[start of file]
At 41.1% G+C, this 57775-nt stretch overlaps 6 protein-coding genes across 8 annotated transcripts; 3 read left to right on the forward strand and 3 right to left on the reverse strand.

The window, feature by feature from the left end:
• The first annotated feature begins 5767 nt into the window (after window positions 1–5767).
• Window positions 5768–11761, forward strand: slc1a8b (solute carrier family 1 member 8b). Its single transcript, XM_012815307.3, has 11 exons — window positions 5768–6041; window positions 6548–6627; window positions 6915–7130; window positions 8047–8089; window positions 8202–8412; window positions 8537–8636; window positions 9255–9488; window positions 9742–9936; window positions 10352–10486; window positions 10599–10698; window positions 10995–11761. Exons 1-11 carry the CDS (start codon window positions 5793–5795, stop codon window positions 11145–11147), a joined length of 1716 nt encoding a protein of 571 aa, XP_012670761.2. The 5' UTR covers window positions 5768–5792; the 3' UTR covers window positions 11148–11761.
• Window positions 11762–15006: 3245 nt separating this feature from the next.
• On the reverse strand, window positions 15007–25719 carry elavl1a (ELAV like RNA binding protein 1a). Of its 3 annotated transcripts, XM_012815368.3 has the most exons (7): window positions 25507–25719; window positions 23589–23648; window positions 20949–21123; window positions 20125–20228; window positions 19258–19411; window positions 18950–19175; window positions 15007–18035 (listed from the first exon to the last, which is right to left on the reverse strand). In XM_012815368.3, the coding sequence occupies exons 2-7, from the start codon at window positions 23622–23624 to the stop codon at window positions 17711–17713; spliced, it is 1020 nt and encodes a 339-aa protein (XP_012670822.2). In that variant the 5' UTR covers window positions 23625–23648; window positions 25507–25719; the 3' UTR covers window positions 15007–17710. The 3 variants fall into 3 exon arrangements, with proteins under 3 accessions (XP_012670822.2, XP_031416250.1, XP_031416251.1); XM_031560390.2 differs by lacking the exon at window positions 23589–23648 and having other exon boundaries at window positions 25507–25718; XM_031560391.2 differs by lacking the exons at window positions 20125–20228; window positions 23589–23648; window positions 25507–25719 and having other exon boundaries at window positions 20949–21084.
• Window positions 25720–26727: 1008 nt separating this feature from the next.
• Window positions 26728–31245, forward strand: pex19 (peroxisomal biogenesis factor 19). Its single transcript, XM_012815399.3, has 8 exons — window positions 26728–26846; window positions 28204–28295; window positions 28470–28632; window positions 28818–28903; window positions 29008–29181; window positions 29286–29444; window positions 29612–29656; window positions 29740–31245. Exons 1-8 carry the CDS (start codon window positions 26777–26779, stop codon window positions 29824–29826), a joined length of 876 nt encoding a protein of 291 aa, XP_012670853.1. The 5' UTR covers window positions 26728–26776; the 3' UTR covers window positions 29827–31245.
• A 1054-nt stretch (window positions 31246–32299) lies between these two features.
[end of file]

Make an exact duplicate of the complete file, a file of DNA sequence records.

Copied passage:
At 41.1% G+C, this 57775-nt stretch overlaps 6 protein-coding genes across 8 annotated transcripts; 3 read left to right on the forward strand and 3 right to left on the reverse strand.

The window, feature by feature from the left end:
• The first annotated feature begins 5767 nt into the window (after window positions 1–5767).
• Window positions 5768–11761, forward strand: slc1a8b (solute carrier family 1 member 8b). Its single transcript, XM_012815307.3, has 11 exons — window positions 5768–6041; window positions 6548–6627; window positions 6915–7130; window positions 8047–8089; window positions 8202–8412; window positions 8537–8636; window positions 9255–9488; window positions 9742–9936; window positions 10352–10486; window positions 10599–10698; window positions 10995–11761. Exons 1-11 carry the CDS (start codon window positions 5793–5795, stop codon window positions 11145–11147), a joined length of 1716 nt encoding a protein of 571 aa, XP_012670761.2. The 5' UTR covers window positions 5768–5792; the 3' UTR covers window positions 11148–11761.
• Window positions 11762–15006: 3245 nt separating this feature from the next.
• On the reverse strand, window positions 15007–25719 carry elavl1a (ELAV like RNA binding protein 1a). Of its 3 annotated transcripts, XM_012815368.3 has the most exons (7): window positions 25507–25719; window positions 23589–23648; window positions 20949–21123; window positions 20125–20228; window positions 19258–19411; window positions 18950–19175; window positions 15007–18035 (listed from the first exon to the last, which is right to left on the reverse strand). In XM_012815368.3, the coding sequence occupies exons 2-7, from the start codon at window positions 23622–23624 to the stop codon at window positions 17711–17713; spliced, it is 1020 nt and encodes a 339-aa protein (XP_012670822.2). In that variant the 5' UTR covers window positions 23625–23648; window positions 25507–25719; the 3' UTR covers window positions 15007–17710. The 3 variants fall into 3 exon arrangements, with proteins under 3 accessions (XP_012670822.2, XP_031416250.1, XP_031416251.1); XM_031560390.2 differs by lacking the exon at window positions 23589–23648 and having other exon boundaries at window positions 25507–25718; XM_031560391.2 differs by lacking the exons at window positions 20125–20228; window positions 23589–23648; window positions 25507–25719 and having other exon boundaries at window positions 20949–21084.
• Window positions 25720–26727: 1008 nt separating this feature from the next.
• Window positions 26728–31245, forward strand: pex19 (peroxisomal biogenesis factor 19). Its single transcript, XM_012815399.3, has 8 exons — window positions 26728–26846; window positions 28204–28295; window positions 28470–28632; window positions 28818–28903; window positions 29008–29181; window positions 29286–29444; window positions 29612–29656; window positions 29740–31245. Exons 1-8 carry the CDS (start codon window positions 26777–26779, stop codon window positions 29824–29826), a joined length of 876 nt encoding a protein of 291 aa, XP_012670853.1. The 5' UTR covers window positions 26728–26776; the 3' UTR covers window positions 29827–31245.
• A 1054-nt stretch (window positions 31246–32299) lies between these two features.